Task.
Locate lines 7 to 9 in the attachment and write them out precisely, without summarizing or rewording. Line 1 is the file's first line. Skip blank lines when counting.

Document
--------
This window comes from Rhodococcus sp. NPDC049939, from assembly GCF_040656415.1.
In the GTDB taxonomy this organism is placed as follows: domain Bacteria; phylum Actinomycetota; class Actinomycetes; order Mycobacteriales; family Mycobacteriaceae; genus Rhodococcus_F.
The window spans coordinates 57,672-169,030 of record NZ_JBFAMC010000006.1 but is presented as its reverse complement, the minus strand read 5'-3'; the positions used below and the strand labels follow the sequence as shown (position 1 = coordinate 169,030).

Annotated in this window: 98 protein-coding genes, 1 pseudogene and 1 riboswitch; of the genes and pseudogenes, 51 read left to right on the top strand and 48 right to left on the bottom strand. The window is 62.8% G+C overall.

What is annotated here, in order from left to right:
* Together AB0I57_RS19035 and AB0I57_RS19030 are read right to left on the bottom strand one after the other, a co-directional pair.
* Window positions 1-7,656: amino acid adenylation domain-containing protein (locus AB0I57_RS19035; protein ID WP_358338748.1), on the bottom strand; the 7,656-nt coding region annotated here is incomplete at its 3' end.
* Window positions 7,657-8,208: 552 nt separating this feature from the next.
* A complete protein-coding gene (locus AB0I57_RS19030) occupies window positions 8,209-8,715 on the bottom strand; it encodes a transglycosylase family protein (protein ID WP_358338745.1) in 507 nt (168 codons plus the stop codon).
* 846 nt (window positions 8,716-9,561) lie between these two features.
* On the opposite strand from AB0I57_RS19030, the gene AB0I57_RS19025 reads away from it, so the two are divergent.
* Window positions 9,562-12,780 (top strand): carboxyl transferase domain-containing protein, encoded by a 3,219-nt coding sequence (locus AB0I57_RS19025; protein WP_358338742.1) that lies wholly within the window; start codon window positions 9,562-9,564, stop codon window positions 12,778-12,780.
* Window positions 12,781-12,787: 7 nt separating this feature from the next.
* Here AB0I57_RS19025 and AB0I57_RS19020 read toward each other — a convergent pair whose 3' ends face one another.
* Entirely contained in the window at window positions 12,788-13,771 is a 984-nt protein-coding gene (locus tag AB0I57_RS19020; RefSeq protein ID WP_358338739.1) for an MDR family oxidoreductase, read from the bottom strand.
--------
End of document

* Window positions 1-7,656: amino acid adenylation domain-containing protein (locus AB0I57_RS19035; protein ID WP_358338748.1), on the bottom strand; the 7,656-nt coding region annotated here is incomplete at its 3' end.
* Window positions 7,657-8,208: 552 nt separating this feature from the next.
* A complete protein-coding gene (locus AB0I57_RS19030) occupies window positions 8,209-8,715 on the bottom strand; it encodes a transglycosylase family protein (protein ID WP_358338745.1) in 507 nt (168 codons plus the stop codon).